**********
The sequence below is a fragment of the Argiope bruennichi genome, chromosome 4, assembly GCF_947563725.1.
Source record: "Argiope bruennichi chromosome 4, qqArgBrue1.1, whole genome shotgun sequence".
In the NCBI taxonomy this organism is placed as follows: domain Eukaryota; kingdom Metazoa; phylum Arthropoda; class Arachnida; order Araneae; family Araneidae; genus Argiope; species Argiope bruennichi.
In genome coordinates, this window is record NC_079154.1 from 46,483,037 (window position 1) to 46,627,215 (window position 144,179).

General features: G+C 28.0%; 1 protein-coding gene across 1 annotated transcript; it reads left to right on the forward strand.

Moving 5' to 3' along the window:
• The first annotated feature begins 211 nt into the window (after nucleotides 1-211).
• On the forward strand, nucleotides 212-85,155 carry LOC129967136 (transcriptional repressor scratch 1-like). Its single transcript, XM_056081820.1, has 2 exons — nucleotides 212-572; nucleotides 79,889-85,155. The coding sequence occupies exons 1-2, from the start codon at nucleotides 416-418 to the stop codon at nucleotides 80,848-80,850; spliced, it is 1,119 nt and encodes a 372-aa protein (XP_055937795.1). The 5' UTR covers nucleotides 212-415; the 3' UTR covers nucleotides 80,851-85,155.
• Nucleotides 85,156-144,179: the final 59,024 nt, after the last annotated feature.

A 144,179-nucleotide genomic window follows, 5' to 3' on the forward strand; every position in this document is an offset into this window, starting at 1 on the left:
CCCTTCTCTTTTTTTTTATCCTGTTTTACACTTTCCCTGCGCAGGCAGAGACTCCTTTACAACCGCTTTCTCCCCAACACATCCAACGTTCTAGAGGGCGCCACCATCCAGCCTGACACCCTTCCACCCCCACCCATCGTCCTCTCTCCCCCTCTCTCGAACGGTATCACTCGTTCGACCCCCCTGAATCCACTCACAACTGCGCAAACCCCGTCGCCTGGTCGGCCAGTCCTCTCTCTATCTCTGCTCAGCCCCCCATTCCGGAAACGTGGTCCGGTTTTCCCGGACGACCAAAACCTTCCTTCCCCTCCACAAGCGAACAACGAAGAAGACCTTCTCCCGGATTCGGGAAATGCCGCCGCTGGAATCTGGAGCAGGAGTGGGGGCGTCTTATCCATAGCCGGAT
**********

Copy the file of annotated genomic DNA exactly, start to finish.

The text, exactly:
The sequence below is a fragment of the Argiope bruennichi genome, chromosome 4, assembly GCF_947563725.1.
Source record: "Argiope bruennichi chromosome 4, qqArgBrue1.1, whole genome shotgun sequence".
In the NCBI taxonomy this organism is placed as follows: domain Eukaryota; kingdom Metazoa; phylum Arthropoda; class Arachnida; order Araneae; family Araneidae; genus Argiope; species Argiope bruennichi.
In genome coordinates, this window is record NC_079154.1 from 46,483,037 (window position 1) to 46,627,215 (window position 144,179).

General features: G+C 28.0%; 1 protein-coding gene across 1 annotated transcript; it reads left to right on the forward strand.

Moving 5' to 3' along the window:
• The first annotated feature begins 211 nt into the window (after nucleotides 1-211).
• On the forward strand, nucleotides 212-85,155 carry LOC129967136 (transcriptional repressor scratch 1-like). Its single transcript, XM_056081820.1, has 2 exons — nucleotides 212-572; nucleotides 79,889-85,155. The coding sequence occupies exons 1-2, from the start codon at nucleotides 416-418 to the stop codon at nucleotides 80,848-80,850; spliced, it is 1,119 nt and encodes a 372-aa protein (XP_055937795.1). The 5' UTR covers nucleotides 212-415; the 3' UTR covers nucleotides 80,851-85,155.
• Nucleotides 85,156-144,179: the final 59,024 nt, after the last annotated feature.

A 144,179-nucleotide genomic window follows, 5' to 3' on the forward strand; every position in this document is an offset into this window, starting at 1 on the left:
CCCTTCTCTTTTTTTTTATCCTGTTTTACACTTTCCCTGCGCAGGCAGAGACTCCTTTACAACCGCTTTCTCCCCAACACATCCAACGTTCTAGAGGGCGCCACCATCCAGCCTGACACCCTTCCACCCCCACCCATCGTCCTCTCTCCCCCTCTCTCGAACGGTATCACTCGTTCGACCCCCCTGAATCCACTCACAACTGCGCAAACCCCGTCGCCTGGTCGGCCAGTCCTCTCTCTATCTCTGCTCAGCCCCCCATTCCGGAAACGTGGTCCGGTTTTCCCGGACGACCAAAACCTTCCTTCCCCTCCACAAGCGAACAACGAAGAAGACCTTCTCCCGGATTCGGGAAATGCCGCCGCTGGAATCTGGAGCAGGAGTGGGGGCGTCTTATCCATAGCCGGAT